I won’t take restaurant or food recommendations from nine-tenths of my friends. Sorry, but most just don’t have the depth or breadth of experience with great food to be able to tell the difference between acceptable and extraordinary, and I’m only interested in eating at extraordinary restaurants (in food or experience, not in cost – there’s a difference). So to know the average of what nine-tenths of my friends think tells me nothing I want to know. What I really want to know is what that one person I really trust thinks, but the average won’t tell me that.
What is made legible instead is a mix of what the predominant audience thinks is important. In Italy for example, Germany makes up the biggest group of tourists followed by Americans. Americans are notorious for complaining about having to pay to use a restroom (which is actually less common in Italy than it was a couple decades ago, but that’s neither here nor there). So there’s a high likelihood that one of the factors that is going to influence a review of a place is whether or not the bathroom is free. This kind of information might be useful to the ignorant looking for a free bathroom, but it’s useless to me looking for the best experiences and happy to pay a few cents to use a bathroom that will inevitably be many times cleaner than a free one.
Once this kind of information is the only thing that matters to the gatekeepers like TripAdvisor, they become the only thing that a business focuses on. People give high reviews for menus in English, so the restaurateur has to spend their energy creating menu translations that could have gone into creative dishes or spending more time picking what was fresh at the market. Hyper-local traditional menu items give way to more familiar favorites. And so on.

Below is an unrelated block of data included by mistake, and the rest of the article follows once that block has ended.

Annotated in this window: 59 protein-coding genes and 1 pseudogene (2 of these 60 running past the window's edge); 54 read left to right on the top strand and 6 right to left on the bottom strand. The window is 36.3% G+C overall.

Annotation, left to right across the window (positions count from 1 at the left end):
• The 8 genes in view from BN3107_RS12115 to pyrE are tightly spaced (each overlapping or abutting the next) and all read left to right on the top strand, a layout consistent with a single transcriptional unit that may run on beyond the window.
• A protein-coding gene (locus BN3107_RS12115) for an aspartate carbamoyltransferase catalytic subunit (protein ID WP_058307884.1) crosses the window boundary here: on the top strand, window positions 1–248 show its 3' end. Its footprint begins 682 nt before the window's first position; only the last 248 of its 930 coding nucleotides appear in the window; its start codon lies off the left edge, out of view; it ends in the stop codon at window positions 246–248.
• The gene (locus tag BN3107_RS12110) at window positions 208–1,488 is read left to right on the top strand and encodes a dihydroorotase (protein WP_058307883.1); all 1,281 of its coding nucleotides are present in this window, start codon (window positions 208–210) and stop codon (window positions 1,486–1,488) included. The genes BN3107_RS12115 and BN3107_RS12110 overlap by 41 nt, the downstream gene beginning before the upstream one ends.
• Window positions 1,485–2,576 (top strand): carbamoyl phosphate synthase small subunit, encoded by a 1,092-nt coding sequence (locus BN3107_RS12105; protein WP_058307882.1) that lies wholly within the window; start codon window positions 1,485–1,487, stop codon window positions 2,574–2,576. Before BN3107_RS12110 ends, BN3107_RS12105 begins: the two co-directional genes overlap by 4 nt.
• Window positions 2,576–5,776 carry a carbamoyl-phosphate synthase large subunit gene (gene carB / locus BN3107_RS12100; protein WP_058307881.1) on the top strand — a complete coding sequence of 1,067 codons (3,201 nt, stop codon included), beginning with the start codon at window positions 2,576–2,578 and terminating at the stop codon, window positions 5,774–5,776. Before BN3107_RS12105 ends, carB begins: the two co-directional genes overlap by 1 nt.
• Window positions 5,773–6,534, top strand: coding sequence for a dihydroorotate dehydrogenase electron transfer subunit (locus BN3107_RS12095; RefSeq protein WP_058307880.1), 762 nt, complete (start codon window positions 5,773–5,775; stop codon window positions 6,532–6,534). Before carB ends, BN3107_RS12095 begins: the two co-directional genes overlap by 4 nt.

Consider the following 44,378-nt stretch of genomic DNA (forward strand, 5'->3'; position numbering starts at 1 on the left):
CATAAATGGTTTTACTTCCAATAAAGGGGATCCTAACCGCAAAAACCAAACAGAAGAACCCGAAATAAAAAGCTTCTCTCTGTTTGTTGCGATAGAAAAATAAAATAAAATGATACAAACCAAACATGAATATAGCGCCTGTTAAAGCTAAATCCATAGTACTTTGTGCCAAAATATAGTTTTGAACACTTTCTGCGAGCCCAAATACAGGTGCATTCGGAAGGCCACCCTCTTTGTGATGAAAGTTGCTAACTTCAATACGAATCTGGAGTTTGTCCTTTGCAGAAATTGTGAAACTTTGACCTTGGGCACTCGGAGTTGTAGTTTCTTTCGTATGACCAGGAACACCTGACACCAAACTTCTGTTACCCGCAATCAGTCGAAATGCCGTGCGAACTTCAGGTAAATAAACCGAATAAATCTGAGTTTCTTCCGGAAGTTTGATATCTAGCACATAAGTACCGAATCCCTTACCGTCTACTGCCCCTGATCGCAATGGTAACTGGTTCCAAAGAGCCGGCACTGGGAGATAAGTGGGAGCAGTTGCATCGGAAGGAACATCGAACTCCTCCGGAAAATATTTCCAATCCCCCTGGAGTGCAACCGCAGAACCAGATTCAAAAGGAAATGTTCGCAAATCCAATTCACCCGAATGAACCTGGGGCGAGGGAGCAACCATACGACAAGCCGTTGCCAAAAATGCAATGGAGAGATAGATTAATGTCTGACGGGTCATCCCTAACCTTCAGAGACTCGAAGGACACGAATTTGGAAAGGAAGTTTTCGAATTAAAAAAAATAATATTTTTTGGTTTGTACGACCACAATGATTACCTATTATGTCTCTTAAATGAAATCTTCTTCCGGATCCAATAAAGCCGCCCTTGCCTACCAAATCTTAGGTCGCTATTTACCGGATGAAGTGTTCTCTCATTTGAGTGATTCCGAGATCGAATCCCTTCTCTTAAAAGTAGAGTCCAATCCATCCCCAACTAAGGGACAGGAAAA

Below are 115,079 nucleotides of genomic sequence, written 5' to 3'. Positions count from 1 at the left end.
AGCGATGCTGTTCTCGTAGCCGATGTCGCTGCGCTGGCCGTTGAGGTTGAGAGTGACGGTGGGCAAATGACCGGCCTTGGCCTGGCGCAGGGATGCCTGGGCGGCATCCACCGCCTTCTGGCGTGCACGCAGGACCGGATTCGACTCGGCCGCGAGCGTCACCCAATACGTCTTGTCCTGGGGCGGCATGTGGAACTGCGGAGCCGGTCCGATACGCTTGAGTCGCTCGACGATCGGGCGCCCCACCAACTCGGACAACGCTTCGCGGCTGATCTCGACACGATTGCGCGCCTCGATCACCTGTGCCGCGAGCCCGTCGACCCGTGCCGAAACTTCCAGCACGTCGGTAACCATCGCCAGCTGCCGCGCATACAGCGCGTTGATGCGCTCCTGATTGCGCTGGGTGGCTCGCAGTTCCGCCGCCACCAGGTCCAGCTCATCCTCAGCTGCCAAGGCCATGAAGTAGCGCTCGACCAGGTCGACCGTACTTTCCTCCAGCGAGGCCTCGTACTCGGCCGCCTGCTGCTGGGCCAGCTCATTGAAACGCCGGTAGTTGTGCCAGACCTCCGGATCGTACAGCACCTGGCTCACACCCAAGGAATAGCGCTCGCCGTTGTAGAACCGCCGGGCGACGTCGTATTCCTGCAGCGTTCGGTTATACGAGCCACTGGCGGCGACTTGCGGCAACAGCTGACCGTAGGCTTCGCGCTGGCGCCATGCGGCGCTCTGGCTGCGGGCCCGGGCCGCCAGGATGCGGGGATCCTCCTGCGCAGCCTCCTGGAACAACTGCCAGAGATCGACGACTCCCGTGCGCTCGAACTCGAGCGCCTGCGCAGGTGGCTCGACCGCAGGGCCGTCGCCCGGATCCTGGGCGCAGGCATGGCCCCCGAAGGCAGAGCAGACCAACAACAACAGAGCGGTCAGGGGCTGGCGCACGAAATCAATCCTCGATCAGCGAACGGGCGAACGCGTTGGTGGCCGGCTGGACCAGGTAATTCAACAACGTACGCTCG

Instead of the cream rising to the top, the map becomes the territory and the territory becomes homogenized.
Instead, just as in all the other domains where selective legibility from high above a complex system is woefully ineffective, I rely on local knowledge.
I’ll find a local resident, preferably one not directly in the hospitality industry who may have vested interests in steering people a certain way (such as the hotel desk or concierge) and ask them where they would go, or take their family to eat for a good meal. Not where they think tourists should go, but where they’d go.
And while it’s not a perfect system, the results are far better than I could ever get from relying on average ratings from the masses. Asking someone local surfaces all kinds of complex knowledge that would be impossible to capture in an app rating system. Maybe the best restaurant around has better food but the owner is a total dick and a cancer in the community – I don’t want to support that, and a local is probably going to take that into account without even thinking twice about it.
In short, TripAdvisor sucks. But reducing complex systems to over-simplified parts to make them legible not only sucks, but it destroys the very systems they make legible.
It’s your turn to think about this. In what ways have you seen something complex and nuanced reduced to an oversimplification, and what harm has that caused?